The Henry Ford in Dearborn has acquired the largest collection of American roadside diner materials in the country, put together by Richard J.S. Gutman, a leading expert on the subject. The collection includes thousands of 2-D and 3-D artifacts.
Photographs, slides, drawings, manufacturers’ catalogs, postcards, menus, tables, stools, tableware, promotional giveaway items, clothing, and more from diners across the U.S. are in the collection. This, along with the John Margolies collection, enhances The Henry Ford’s research offerings for materials related to roadside architecture and design in the U.S.
Gutman grew his collection over the course of his research for four books, numerous articles, three major exhibitions, and restoration and consulting projects. He helped with the move and restoration of The Henry Ford’s Lamy’s Diner, which now is used as a dining experience in the Henry Ford Museum of American Innovation, as well as the reconstruction of Greenfield Village’s Owl Night Lunch Wagon, the last surviving lunch wagon in existence.
“Through Richard’s efforts, the American diner is now generally recognized as an icon of roadside architecture and entrepreneurial enterprise,” says Patricia Mooradian, president and CEO of The Henry Ford. “With this acquisition, we are able to build upon the wonderful foundation that he helped us create many years ago and provide unprecedented access to those seeking inspiration from a design, manufacturing, or start-up perspective.”
Gutman began his fascination with diners while he was studying architecture at Cornell University in New York. He discussed their unique building type with British students who had never seen anything like them and was fueled by their curiosity. His collection began as part of his thesis and started with a slide collection of roadside diners that were still in existence. He ended up with more than 7,000 images.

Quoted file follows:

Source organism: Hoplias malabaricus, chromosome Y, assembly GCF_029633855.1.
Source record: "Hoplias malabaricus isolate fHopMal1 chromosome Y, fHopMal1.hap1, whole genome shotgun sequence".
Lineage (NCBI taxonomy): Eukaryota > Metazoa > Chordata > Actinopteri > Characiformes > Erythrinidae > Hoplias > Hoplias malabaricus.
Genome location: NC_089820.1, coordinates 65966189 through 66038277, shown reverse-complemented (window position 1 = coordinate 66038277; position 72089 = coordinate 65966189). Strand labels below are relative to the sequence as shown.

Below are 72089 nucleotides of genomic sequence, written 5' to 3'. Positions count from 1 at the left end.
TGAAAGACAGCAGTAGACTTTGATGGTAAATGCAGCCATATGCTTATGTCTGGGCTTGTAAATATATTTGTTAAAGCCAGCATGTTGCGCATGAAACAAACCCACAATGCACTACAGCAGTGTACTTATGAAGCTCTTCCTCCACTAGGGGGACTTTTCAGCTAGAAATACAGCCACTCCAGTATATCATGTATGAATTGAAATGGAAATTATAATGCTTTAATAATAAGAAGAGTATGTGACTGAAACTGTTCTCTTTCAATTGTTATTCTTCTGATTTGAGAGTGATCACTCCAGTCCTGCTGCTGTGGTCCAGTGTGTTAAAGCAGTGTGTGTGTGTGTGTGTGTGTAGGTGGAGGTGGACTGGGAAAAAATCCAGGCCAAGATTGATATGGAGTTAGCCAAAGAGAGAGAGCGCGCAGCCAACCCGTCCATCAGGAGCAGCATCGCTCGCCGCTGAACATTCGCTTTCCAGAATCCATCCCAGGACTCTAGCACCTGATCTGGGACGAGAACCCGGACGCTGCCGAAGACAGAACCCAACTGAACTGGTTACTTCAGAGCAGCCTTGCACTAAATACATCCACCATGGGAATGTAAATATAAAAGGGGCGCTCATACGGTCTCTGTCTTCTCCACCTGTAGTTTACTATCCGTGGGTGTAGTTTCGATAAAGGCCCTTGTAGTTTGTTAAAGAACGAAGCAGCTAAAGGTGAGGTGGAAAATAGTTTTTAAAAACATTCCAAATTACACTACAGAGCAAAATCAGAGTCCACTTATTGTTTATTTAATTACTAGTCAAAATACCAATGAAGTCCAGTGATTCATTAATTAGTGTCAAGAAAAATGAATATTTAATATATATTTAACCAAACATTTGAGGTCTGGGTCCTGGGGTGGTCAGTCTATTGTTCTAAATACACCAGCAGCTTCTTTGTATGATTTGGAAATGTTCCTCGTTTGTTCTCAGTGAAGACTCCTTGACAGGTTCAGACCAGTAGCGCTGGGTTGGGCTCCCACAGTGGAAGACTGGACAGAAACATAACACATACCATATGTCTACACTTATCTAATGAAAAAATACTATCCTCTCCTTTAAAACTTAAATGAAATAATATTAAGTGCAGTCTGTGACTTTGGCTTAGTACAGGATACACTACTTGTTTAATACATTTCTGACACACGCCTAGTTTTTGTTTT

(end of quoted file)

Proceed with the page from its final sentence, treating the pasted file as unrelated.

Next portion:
Often referred to as The Diner Man, Gutman has been quoted in media pieces on diners many times over the last 30 years, and he continues to offer his expertise.
“My long-standing relationship with The Henry Ford led me to the conclusion that this was the place where I wanted my collection to reside,” says Gutman. “As I have gone through the material in preparation for its move, I’ve been delighted to see the scope that it represents. There are so many ideas and countless connections waiting to be discovered by those who are also fascinated by the subject.”
The materials in the collection will contribute to current and future Lamy’s dining experiences, along with potential opportunities for related exhibits and programs. The collection is being digitized for online accessibility.